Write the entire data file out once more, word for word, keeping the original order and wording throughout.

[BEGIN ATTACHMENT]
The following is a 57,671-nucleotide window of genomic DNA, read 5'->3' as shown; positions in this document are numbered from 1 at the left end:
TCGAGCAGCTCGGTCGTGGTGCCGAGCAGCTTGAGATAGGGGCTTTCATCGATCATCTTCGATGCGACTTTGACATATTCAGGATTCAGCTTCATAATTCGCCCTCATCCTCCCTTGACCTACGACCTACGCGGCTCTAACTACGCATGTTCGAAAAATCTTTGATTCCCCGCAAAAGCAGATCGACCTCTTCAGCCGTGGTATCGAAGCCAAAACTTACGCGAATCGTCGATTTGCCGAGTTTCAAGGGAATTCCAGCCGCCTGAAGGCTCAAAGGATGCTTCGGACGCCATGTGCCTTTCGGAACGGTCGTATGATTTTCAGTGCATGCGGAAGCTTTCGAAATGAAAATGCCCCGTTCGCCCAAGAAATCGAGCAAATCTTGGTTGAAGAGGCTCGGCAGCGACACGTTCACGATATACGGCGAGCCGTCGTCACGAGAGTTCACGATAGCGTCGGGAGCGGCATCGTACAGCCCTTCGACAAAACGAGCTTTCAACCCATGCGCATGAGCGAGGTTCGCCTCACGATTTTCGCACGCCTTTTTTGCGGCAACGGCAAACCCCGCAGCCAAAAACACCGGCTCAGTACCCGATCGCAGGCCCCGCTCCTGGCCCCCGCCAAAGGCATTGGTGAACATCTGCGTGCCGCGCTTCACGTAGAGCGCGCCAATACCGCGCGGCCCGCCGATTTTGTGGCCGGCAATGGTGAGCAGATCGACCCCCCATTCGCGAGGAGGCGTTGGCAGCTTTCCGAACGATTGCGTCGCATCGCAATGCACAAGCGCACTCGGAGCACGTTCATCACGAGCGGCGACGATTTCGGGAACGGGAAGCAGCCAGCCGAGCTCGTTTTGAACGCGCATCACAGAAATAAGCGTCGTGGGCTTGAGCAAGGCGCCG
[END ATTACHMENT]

The following is a 57,671-nucleotide window of genomic DNA, read 5'->3' as shown; positions in this document are numbered from 1 at the left end:
TCGAGCAGCTCGGTCGTGGTGCCGAGCAGCTTGAGATAGGGGCTTTCATCGATCATCTTCGATGCGACTTTGACATATTCAGGATTCAGCTTCATAATTCGCCCTCATCCTCCCTTGACCTACGACCTACGCGGCTCTAACTACGCATGTTCGAAAAATCTTTGATTCCCCGCAAAAGCAGATCGACCTCTTCAGCCGTGGTATCGAAGCCAAAACTTACGCGAATCGTCGATTTGCCGAGTTTCAAGGGAATTCCAGCCGCCTGAAGGCTCAAAGGATGCTTCGGACGCCATGTGCCTTTCGGAACGGTCGTATGATTTTCAGTGCATGCGGAAGCTTTCGAAATGAAAATGCCCCGTTCGCCCAAGAAATCGAGCAAATCTTGGTTGAAGAGGCTCGGCAGCGACACGTTCACGATATACGGCGAGCCGTCGTCACGAGAGTTCACGATAGCGTCGGGAGCGGCATCGTACAGCCCTTCGACAAAACGAGCTTTCAACCCATGCGCATGAGCGAGGTTCGCCTCACGATTTTCGCACGCCTTTTTTGCGGCAACGGCAAACCCCGCAGCCAAAAACACCGGCTCAGTACCCGATCGCAGGCCCCGCTCCTGGCCCCCGCCAAAGGCATTGGTGAACATCTGCGTGCCGCGCTTCACGTAGAGCGCGCCAATACCGCGCGGCCCGCCGATTTTGTGGCCGGCAATGGTGAGCAGATCGACCCCCCATTCGCGAGGAGGCGTTGGCAGCTTTCCGAACGATTGCGTCGCATCGCAATGCACAAGCGCACTCGGAGCACGTTCATCACGAGCGGCGACGATTTCGGGAACGGGAAGCAGCCAGCCGAGCTCGTTTTGAACGCGCATCACAGAAATAAGCGTCGTGGGCTTGAGCAAGGCGCCG